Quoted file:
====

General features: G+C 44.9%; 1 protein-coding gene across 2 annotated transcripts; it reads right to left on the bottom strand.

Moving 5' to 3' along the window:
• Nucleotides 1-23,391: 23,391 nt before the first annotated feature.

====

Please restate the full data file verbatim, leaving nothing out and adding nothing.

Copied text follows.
General features: G+C 44.9%; 1 protein-coding gene across 2 annotated transcripts; it reads right to left on the bottom strand.

Moving 5' to 3' along the window:
• Nucleotides 1-23,391: 23,391 nt before the first annotated feature.